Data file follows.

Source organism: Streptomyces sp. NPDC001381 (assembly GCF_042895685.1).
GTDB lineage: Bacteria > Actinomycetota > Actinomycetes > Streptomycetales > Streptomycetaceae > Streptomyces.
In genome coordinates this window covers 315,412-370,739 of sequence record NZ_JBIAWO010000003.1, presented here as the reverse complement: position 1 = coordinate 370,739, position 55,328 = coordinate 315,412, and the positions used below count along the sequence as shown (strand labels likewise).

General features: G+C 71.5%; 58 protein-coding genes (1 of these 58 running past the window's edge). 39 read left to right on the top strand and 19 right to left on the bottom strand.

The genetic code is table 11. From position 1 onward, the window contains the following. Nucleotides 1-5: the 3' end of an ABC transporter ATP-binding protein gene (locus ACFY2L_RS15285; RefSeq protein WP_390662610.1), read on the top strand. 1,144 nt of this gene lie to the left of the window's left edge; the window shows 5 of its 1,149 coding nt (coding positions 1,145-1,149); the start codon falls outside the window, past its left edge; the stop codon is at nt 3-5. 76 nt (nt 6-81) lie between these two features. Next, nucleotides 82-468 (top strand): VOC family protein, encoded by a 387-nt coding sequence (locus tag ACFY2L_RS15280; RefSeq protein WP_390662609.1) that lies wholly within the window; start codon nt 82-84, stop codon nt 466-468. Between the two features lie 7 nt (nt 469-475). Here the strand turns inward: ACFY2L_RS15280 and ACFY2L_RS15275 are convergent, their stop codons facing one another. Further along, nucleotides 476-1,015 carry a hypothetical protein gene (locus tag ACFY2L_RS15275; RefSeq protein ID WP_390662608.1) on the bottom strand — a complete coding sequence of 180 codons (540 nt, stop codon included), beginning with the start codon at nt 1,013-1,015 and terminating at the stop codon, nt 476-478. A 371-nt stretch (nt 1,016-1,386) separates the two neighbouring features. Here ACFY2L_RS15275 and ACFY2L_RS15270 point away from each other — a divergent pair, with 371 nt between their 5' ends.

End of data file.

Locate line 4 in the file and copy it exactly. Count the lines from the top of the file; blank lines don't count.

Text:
General features: G+C 71.5%; 58 protein-coding genes (1 of these 58 running past the window's edge). 39 read left to right on the top strand and 19 right to left on the bottom strand.